PAMPAKA, M., HUTCHESON, G. and WILLIAMS, J., (2016). Handling missing data: analysis of a challenging data set using multiple imputation, International Journal of Research & Method in Education, vol. 39, No. 1, pp. 19–37.
ROUSSEEUW, P. J. and LEROY, A. M., (1987). Robust Regression and Outlier Detection, ed. by John Wiley & Sons, New York.
RUBIN, D. B., (1987). Multiple Imputation for Nonresponse in Surveys, John Wiley & Sons, New York.
SÄRNDAL, C. E. (1992). Methods for estimating the precision of survey estimates when imputation has been used, Survey Methodology, vol. 18, pp. 241–252.
SCHAFER, J. L., (1997). Analysis of Incomplete Multivariate Data, New York: Chapman and Hall.
TIBSHIRANI, R., (1996). Regression Shrinkage and Selection via the Lasso, Journal of the Royal Statistical Society, Series B (Methodological), Vol. 58, No. 1, pp. 267–288.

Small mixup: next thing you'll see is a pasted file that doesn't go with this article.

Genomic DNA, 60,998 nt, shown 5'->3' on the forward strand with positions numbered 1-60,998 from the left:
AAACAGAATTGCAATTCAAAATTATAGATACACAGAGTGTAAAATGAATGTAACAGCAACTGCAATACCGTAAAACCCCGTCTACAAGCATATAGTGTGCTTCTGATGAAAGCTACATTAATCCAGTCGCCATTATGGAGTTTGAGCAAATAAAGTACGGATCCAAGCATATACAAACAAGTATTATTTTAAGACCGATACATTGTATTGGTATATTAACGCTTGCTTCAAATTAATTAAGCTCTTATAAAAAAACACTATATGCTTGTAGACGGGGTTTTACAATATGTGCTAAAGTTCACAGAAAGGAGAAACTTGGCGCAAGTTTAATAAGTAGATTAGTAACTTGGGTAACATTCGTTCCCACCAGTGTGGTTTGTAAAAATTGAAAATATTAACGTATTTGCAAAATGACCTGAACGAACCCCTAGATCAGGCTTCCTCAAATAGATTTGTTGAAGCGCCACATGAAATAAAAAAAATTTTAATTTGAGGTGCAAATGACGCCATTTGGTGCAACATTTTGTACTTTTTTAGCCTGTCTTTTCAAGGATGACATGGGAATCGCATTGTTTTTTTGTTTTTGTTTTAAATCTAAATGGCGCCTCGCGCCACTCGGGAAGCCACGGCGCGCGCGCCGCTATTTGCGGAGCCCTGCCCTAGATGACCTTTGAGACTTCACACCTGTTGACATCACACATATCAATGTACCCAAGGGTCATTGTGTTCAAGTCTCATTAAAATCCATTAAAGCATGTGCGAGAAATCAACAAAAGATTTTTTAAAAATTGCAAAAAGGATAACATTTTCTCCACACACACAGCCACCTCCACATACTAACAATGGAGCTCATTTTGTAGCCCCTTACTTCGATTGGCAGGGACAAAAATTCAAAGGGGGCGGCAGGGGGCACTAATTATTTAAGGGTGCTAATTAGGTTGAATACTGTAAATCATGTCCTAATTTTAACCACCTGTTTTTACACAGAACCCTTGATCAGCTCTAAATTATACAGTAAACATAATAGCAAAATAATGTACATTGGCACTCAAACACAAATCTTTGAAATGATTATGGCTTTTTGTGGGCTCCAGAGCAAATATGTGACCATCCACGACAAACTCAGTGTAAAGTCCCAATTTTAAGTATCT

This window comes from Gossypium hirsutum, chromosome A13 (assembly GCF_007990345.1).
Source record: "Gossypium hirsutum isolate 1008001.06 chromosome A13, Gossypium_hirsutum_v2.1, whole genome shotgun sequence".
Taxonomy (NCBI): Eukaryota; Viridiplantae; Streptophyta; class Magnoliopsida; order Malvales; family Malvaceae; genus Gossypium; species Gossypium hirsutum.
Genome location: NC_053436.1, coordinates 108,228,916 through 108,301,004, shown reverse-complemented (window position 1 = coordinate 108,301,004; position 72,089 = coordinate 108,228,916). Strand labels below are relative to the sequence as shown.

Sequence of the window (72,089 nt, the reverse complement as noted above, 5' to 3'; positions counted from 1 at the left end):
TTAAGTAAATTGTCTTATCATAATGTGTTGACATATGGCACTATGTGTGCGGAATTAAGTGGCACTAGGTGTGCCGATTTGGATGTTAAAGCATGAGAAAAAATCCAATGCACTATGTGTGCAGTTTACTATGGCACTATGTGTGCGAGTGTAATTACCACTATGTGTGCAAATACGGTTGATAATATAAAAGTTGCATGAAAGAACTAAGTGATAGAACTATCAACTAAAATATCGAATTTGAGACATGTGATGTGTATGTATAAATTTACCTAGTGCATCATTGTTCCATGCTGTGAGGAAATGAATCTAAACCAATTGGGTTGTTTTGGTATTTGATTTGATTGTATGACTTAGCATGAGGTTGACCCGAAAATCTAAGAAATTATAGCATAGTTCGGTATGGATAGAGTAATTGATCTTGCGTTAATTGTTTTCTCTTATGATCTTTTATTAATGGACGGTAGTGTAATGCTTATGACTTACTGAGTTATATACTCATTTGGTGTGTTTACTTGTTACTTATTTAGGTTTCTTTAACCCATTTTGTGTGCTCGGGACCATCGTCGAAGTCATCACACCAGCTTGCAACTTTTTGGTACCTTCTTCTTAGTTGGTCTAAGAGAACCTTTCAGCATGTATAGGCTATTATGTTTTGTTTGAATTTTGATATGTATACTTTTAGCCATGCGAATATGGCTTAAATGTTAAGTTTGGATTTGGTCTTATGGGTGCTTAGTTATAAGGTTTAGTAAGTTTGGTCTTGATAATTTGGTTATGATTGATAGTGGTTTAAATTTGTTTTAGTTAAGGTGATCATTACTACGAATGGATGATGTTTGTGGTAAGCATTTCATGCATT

VANDEV, D. L., (2002). Computing of Trimmed L1 – Median, Laboratory of Computer Stochastics, Institute of Mathematics, Bulgarian Academy of Sciences, (preprint), available at http://www.fmi.uni-sofia.bg/fmi/statist/Personal/Vandev/papers/aspap.pdf .
YUAN, Y. C., (2010). Multiple Imputation for Missing Data: Concepts and New Development (Version 9.0), SAS Institute Inc, Rockville, MD, U.S.A.
ZELIAŚ, A., (20042). Some Notes on the Selection of Normalization of Diagnostic Variables, Statistics in Transition, vol. 5, No. 5, pp. 787–802.